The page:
Why Travel Solo If You Don’t Have To?

by Gray Cargill on August 31, 2010

It’s no secret to anyone reading this blog that I started out as a solo traveler by necessity.  I didn’t have anyone else to travel with, and my options were a) travel alone or b) don’t travel.  I decided travel was important to me, so I decided to go alone. Surprise–I now love solo travel.  My guess is most people who are married and/or have children wouldn’t dream of traveling solo (except for work), but perhaps they should.   I am very pleased to introduce today’s guest blogger, Brian Searl, who explores some reasons why solo travel is an idea worth considering even for those with families.

Tulum

Go solo. . . .

Why travel solo?

It’s a question that many of us ask ourselves. For many it can even be described as a fear. Why should we travel alone when we can experience the world with friends, family or our children?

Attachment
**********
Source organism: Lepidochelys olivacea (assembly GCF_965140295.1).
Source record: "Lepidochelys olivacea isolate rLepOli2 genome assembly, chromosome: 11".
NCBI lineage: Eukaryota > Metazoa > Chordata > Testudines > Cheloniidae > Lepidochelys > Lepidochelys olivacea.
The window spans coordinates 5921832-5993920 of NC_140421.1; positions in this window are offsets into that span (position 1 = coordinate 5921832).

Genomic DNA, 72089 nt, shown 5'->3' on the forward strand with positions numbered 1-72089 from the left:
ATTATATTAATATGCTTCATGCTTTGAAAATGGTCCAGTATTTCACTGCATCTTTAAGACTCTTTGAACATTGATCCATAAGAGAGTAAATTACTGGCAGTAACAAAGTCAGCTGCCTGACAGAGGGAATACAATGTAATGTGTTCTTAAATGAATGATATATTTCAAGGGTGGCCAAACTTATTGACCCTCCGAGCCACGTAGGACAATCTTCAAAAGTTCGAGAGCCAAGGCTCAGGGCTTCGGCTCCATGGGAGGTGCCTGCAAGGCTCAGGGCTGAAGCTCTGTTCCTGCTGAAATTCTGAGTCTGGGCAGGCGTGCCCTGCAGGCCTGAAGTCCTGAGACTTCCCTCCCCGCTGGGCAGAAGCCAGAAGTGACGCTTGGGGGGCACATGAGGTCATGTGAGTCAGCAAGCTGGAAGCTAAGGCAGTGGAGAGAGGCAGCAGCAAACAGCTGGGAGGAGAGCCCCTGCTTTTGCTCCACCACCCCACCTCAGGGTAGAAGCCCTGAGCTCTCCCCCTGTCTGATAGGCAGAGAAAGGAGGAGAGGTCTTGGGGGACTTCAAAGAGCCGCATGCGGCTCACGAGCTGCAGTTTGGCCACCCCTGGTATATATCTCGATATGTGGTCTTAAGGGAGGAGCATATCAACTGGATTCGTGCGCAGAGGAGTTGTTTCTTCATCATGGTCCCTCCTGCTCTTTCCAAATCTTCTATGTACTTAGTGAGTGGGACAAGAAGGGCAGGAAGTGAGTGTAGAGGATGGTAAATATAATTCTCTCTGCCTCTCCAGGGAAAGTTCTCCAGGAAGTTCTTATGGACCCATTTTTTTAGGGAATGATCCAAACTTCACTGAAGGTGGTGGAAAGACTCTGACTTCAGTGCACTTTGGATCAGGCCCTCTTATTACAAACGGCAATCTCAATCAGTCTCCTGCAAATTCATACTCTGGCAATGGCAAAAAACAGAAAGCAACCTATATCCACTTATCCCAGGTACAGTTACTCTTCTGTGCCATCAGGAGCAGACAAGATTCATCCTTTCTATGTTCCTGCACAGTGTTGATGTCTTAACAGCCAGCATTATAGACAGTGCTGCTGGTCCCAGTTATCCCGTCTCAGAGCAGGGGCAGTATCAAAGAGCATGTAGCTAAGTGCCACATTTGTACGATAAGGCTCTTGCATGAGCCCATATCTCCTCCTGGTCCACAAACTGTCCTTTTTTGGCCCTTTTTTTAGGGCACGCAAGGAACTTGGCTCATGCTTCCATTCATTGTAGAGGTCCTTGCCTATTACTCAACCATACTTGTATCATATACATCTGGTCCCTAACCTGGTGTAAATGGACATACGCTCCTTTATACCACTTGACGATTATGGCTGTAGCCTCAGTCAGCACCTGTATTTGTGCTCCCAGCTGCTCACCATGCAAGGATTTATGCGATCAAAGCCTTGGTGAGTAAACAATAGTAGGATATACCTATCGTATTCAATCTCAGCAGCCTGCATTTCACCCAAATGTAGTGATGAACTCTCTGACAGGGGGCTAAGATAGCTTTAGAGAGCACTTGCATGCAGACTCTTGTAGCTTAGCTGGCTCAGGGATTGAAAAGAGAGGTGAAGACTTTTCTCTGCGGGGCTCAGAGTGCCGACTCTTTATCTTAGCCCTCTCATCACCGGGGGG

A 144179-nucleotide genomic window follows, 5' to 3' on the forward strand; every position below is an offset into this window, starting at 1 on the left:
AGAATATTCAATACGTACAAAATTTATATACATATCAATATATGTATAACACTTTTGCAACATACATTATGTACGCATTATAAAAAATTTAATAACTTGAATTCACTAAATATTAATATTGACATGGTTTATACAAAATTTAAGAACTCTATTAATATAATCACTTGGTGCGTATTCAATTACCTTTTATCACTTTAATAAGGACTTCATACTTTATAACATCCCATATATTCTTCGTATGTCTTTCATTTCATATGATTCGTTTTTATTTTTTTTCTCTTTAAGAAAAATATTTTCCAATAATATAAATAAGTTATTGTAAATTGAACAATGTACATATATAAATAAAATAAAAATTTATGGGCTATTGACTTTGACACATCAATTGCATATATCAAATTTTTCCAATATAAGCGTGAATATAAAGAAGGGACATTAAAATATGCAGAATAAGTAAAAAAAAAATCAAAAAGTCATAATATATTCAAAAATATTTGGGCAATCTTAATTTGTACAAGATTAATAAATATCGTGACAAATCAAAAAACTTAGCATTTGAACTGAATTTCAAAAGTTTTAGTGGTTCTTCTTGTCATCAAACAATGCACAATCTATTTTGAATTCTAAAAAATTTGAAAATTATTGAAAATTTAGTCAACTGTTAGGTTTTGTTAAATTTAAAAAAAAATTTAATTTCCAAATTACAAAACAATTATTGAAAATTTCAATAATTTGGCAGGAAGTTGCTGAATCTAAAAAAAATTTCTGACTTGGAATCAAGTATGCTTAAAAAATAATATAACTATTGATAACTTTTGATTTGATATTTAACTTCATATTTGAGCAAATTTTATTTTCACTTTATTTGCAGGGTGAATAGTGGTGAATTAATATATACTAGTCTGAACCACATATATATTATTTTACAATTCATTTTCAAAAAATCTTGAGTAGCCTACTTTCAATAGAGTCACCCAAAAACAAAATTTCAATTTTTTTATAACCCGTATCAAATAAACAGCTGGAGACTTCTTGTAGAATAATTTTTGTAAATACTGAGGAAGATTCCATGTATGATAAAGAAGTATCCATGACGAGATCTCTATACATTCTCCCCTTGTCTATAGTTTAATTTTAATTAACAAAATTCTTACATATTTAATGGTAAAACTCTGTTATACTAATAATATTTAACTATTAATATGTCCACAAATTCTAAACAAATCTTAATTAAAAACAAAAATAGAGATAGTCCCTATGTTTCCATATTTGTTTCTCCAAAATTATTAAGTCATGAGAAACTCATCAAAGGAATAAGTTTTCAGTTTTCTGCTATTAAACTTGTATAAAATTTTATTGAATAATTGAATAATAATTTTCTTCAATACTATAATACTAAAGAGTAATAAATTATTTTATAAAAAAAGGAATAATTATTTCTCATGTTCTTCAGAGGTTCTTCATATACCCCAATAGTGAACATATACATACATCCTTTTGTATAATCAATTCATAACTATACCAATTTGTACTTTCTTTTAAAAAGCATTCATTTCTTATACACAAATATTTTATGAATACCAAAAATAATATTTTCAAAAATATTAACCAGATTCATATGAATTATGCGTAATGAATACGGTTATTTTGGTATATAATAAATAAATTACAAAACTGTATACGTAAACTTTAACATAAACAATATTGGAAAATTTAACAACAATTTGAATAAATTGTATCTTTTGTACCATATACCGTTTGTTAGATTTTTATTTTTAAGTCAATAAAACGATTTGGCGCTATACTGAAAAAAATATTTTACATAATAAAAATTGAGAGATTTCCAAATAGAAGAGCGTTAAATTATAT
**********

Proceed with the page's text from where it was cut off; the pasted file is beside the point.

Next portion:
I won’t presume to know your reason for traveling.  Everyone is different and everyone has a different reason for wanting to see the world.  Any attempt to categorize everyone into a few small groups would be a mistake and one that I’m not prepared to make.  Only you can know your own personal reasons but one can assume that those reasons are born of a basic understanding of travel itself.

To be sure there are plenty of advantages to traveling with friends, a partner or even a larger group. When you get back you have someone who understands the experience you just shared. Perhaps you travel in larger groups for the discounts or travel with your children to open their eyes to new and exciting cultures.  I’m certainly not advocating that you stop. What I am saying is. . .why not do both?

There are several old adages that in one way or another advise you that you need to get away from time to time. Your doctor may have even recommended a vacation for the improvement of your health. Pause for a moment to consider what “getting away from it all” really means though.  Taking a vacation with your family is getting away from work, sure, but is it getting away from everything?